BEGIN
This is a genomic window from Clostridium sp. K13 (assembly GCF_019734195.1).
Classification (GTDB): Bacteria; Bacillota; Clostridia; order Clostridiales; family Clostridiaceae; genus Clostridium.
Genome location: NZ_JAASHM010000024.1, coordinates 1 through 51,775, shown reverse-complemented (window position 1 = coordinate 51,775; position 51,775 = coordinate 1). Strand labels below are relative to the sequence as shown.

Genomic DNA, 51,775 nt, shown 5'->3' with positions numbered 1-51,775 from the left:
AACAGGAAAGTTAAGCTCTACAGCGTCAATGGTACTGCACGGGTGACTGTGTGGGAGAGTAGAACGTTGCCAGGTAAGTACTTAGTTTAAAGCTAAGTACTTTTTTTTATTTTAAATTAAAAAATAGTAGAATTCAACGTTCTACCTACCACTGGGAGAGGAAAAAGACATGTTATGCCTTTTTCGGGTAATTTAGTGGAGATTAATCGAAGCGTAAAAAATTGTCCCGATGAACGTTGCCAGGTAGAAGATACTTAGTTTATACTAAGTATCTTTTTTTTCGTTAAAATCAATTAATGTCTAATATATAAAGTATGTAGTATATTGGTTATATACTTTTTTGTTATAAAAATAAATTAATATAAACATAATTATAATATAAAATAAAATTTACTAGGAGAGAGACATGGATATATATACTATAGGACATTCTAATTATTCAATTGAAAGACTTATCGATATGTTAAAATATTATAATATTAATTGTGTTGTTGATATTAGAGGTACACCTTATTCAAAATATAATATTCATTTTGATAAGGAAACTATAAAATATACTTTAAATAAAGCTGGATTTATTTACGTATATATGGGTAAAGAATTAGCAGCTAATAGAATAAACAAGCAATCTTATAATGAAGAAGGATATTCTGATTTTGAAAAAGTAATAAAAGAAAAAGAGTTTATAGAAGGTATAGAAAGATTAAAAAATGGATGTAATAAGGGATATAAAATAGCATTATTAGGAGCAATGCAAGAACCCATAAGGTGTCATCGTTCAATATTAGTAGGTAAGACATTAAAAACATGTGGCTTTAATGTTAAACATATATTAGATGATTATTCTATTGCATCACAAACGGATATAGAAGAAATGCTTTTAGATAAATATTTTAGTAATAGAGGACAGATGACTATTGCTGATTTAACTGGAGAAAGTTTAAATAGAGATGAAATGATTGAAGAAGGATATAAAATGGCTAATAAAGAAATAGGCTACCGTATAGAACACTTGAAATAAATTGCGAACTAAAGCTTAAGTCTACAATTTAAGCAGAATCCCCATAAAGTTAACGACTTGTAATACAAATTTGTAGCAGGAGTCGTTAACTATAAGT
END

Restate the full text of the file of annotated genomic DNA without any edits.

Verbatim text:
This is a genomic window from Clostridium sp. K13 (assembly GCF_019734195.1).
Classification (GTDB): Bacteria; Bacillota; Clostridia; order Clostridiales; family Clostridiaceae; genus Clostridium.
Genome location: NZ_JAASHM010000024.1, coordinates 1 through 51,775, shown reverse-complemented (window position 1 = coordinate 51,775; position 51,775 = coordinate 1). Strand labels below are relative to the sequence as shown.

Genomic DNA, 51,775 nt, shown 5'->3' with positions numbered 1-51,775 from the left:
AACAGGAAAGTTAAGCTCTACAGCGTCAATGGTACTGCACGGGTGACTGTGTGGGAGAGTAGAACGTTGCCAGGTAAGTACTTAGTTTAAAGCTAAGTACTTTTTTTTATTTTAAATTAAAAAATAGTAGAATTCAACGTTCTACCTACCACTGGGAGAGGAAAAAGACATGTTATGCCTTTTTCGGGTAATTTAGTGGAGATTAATCGAAGCGTAAAAAATTGTCCCGATGAACGTTGCCAGGTAGAAGATACTTAGTTTATACTAAGTATCTTTTTTTTCGTTAAAATCAATTAATGTCTAATATATAAAGTATGTAGTATATTGGTTATATACTTTTTTGTTATAAAAATAAATTAATATAAACATAATTATAATATAAAATAAAATTTACTAGGAGAGAGACATGGATATATATACTATAGGACATTCTAATTATTCAATTGAAAGACTTATCGATATGTTAAAATATTATAATATTAATTGTGTTGTTGATATTAGAGGTACACCTTATTCAAAATATAATATTCATTTTGATAAGGAAACTATAAAATATACTTTAAATAAAGCTGGATTTATTTACGTATATATGGGTAAAGAATTAGCAGCTAATAGAATAAACAAGCAATCTTATAATGAAGAAGGATATTCTGATTTTGAAAAAGTAATAAAAGAAAAAGAGTTTATAGAAGGTATAGAAAGATTAAAAAATGGATGTAATAAGGGATATAAAATAGCATTATTAGGAGCAATGCAAGAACCCATAAGGTGTCATCGTTCAATATTAGTAGGTAAGACATTAAAAACATGTGGCTTTAATGTTAAACATATATTAGATGATTATTCTATTGCATCACAAACGGATATAGAAGAAATGCTTTTAGATAAATATTTTAGTAATAGAGGACAGATGACTATTGCTGATTTAACTGGAGAAAGTTTAAATAGAGATGAAATGATTGAAGAAGGATATAAAATGGCTAATAAAGAAATAGGCTACCGTATAGAACACTTGAAATAAATTGCGAACTAAAGCTTAAGTCTACAATTTAAGCAGAATCCCCATAAAGTTAACGACTTGTAATACAAATTTGTAGCAGGAGTCGTTAACTATAAGT